[For a list of all book reviews on this site, click here.]

Sunday, April 20, 2008

What Would It Mean To Win?

Check out the video that is embedded at the bottom of this page. It is a 40 minute documentary (mostly in English with French subtitles) called "What Would It Mean To Win?". It was shot on the barricades at the anti-G8 protests in Heiligendamm, Germany, last summer. It contains a lot of thought provoking analysis by the participants about what they are doing, why they are doing those things, and, ultimately, what it means to win in struggles against global capitalism. It doesn't preach ultimate answers, but it asks questions upon which we all need to be reflecting as we move forward in our everyday struggles. (Thanks to GK for the link.)

Friday, April 18, 2008

Review: Jesus was a Feminist

[Leonard Swidler. Jesus was a Feminist: What the Gospels Reveal about His Revolutionary Perspective. Plymouth, UK: Sheed & Ward, 2007.]

As I recently wrote my work means I will, for the next little while, be reading some material about relationships between feminism and Chrisianity. I do not identify as Christian but it is part of what has shaped me, so I am eagerly anticipating the challenge of responding in meaningful, respectful ways to writing that I relate to much differently than to most of what I review on this site. (For more about where I'm coming from in this area, read this.)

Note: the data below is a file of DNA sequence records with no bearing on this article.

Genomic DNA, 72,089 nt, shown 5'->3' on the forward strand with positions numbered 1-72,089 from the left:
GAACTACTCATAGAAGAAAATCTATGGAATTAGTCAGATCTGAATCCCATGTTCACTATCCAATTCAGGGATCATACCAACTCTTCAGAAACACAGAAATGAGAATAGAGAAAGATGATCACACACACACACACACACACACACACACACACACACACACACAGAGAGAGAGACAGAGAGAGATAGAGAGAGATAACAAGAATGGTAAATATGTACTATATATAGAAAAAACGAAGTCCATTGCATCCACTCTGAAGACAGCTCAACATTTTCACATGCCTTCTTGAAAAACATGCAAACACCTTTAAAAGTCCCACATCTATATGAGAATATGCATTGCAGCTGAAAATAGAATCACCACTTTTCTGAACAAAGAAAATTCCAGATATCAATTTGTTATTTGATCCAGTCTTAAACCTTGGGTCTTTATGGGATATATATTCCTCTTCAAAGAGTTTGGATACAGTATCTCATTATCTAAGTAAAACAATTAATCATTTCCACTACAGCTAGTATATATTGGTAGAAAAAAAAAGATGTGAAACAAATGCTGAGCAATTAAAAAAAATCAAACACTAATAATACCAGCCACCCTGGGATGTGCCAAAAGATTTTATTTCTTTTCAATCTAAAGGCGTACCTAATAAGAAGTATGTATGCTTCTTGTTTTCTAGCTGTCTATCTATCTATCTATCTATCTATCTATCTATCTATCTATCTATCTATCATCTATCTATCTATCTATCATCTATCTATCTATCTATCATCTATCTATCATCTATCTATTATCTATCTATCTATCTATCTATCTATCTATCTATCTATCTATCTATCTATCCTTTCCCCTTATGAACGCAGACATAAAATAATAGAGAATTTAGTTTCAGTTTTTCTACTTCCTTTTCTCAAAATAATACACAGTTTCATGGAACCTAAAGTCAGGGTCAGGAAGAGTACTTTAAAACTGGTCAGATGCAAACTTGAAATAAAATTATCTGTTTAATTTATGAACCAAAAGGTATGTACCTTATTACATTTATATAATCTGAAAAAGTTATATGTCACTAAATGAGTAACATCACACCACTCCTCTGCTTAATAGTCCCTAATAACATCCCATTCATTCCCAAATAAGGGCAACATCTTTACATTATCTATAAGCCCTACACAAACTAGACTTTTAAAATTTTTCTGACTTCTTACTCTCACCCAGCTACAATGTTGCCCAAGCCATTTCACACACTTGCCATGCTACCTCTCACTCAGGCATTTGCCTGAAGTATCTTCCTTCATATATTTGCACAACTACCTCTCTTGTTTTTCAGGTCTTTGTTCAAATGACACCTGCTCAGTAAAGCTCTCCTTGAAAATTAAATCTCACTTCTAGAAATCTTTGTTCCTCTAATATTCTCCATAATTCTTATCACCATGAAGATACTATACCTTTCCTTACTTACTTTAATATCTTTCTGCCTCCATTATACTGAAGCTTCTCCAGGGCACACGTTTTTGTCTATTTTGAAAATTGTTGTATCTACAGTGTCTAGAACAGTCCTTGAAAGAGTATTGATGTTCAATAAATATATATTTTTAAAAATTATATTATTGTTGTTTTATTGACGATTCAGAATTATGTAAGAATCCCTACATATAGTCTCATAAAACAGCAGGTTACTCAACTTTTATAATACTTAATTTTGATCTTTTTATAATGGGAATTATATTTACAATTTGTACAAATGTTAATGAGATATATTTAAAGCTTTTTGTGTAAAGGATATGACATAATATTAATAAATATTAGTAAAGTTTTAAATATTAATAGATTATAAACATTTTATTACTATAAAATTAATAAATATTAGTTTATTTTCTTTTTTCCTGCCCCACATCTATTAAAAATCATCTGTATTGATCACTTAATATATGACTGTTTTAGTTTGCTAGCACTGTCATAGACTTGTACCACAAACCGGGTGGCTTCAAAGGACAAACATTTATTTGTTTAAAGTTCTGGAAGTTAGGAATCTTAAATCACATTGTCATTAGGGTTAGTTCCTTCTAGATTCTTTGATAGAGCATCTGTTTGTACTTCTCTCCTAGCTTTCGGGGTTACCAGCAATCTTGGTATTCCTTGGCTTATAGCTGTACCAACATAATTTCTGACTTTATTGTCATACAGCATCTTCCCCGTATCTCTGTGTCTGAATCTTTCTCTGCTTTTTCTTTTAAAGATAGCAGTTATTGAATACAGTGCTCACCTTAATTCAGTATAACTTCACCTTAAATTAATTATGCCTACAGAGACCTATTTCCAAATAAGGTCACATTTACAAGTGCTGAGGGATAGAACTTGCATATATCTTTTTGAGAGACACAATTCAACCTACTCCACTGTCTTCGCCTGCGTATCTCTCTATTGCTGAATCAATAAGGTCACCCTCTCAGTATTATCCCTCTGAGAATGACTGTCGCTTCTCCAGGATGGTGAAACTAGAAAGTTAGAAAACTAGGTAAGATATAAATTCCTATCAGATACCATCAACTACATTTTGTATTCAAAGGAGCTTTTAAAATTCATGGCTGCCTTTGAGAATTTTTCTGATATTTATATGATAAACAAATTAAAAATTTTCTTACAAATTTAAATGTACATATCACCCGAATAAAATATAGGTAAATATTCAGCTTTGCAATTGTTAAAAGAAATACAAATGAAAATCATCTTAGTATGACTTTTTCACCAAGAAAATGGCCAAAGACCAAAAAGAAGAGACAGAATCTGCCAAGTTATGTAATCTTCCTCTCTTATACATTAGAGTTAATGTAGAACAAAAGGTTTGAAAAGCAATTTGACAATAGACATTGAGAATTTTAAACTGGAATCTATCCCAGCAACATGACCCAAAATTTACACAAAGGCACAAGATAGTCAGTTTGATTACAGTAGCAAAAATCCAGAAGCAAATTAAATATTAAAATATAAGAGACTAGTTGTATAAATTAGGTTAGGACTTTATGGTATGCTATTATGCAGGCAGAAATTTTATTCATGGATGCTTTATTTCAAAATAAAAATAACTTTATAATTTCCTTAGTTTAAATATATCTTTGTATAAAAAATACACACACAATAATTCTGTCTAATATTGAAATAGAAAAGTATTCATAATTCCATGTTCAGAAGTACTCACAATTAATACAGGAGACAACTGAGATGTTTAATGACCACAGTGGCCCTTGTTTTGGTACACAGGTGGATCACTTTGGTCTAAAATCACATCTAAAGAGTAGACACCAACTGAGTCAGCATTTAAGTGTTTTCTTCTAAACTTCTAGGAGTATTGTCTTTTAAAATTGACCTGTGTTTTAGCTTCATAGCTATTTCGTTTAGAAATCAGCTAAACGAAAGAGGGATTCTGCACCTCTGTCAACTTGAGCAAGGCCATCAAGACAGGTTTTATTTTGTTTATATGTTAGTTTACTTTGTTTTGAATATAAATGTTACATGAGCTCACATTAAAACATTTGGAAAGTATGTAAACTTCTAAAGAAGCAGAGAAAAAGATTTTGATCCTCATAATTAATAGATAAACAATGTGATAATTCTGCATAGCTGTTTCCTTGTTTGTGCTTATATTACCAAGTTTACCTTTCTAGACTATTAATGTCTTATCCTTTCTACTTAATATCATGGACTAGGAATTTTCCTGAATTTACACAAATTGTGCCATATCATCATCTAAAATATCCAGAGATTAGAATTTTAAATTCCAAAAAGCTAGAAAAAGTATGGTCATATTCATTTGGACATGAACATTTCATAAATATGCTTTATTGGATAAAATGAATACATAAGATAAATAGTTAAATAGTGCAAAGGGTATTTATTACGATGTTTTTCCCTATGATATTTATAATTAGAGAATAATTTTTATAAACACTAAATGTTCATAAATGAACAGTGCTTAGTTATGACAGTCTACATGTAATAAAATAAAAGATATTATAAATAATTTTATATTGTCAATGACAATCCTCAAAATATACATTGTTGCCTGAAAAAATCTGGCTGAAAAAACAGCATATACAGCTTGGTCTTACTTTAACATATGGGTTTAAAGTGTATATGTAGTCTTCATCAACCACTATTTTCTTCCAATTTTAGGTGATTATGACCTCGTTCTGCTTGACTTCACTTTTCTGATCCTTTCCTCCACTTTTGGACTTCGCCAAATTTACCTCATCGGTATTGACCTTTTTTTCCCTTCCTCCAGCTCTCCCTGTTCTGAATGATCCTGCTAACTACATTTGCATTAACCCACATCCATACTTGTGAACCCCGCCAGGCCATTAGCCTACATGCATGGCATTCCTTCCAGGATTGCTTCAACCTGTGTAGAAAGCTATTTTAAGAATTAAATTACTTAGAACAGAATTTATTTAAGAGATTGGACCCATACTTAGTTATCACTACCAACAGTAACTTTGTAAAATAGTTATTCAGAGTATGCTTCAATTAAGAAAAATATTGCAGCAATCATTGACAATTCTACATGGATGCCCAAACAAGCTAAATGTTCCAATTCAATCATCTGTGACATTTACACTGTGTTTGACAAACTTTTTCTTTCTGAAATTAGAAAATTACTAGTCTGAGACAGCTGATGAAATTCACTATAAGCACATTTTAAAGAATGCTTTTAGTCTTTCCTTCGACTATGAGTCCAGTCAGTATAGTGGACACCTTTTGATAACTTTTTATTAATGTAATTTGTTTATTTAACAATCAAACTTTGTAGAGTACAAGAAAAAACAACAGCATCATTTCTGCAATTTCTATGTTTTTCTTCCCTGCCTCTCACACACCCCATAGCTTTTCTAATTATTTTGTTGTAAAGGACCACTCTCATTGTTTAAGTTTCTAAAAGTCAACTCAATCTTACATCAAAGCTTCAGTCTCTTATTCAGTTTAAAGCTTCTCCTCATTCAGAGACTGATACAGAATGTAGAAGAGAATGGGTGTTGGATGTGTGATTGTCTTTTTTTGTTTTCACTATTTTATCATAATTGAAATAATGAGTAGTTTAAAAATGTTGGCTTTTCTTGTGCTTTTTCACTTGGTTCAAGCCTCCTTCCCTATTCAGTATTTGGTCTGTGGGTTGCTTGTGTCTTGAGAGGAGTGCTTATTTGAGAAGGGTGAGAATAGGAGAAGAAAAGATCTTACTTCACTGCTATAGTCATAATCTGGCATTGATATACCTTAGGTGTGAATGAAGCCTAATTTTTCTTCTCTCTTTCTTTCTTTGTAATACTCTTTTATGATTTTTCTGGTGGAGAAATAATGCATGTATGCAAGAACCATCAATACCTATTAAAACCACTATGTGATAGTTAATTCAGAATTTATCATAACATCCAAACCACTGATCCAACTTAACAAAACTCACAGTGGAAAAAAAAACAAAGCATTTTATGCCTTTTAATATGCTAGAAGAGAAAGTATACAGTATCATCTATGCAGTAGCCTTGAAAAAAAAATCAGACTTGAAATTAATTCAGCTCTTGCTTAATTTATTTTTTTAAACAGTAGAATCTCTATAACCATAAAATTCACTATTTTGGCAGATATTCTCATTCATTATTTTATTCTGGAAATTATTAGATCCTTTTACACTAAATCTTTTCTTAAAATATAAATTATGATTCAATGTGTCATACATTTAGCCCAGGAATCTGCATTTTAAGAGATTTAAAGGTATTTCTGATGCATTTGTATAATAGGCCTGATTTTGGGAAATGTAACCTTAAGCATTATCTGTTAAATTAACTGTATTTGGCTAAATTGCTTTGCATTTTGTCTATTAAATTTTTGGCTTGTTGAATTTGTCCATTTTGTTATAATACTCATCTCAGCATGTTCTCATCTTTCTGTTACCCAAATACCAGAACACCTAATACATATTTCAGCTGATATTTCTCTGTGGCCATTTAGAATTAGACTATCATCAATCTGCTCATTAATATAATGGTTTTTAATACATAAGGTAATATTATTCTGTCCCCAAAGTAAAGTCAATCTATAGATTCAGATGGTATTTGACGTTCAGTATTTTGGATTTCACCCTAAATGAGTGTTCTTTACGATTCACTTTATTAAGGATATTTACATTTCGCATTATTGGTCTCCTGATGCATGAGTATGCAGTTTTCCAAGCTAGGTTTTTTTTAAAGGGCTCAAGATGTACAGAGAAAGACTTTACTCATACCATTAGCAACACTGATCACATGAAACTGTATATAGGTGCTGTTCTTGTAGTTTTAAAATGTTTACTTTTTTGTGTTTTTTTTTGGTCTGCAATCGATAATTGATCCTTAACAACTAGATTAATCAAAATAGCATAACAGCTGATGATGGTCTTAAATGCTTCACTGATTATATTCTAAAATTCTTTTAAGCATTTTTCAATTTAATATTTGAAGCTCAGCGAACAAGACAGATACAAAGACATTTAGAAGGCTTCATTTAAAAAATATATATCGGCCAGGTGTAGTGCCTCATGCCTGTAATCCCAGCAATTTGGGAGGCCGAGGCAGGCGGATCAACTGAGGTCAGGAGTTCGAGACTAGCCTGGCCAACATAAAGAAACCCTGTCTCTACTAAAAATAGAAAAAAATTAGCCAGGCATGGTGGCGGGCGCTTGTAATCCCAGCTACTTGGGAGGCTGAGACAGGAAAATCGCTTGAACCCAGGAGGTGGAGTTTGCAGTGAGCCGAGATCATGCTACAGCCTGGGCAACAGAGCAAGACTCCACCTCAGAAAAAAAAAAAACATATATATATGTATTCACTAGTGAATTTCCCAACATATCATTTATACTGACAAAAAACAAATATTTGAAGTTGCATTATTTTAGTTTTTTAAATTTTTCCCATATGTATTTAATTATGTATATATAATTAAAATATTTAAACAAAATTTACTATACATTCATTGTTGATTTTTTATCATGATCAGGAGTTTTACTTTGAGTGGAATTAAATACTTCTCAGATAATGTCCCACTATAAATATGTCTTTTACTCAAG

Leonard Swidler is a liberal Catholic who published an article of the same title as this book in 1971. It received a lot of attention, particular from feminists and pro-feminists in various Christian denominations who were coming to feminist consciousness and struggling with how that related to their faith. Much has been written in the intervening decades, and Swidler himself consciously moved on to writing about other things as increasing numbers of feminist theologians have intervened in their faiths, but he recently decided to revisit the topic and treat his original thesis in more depth.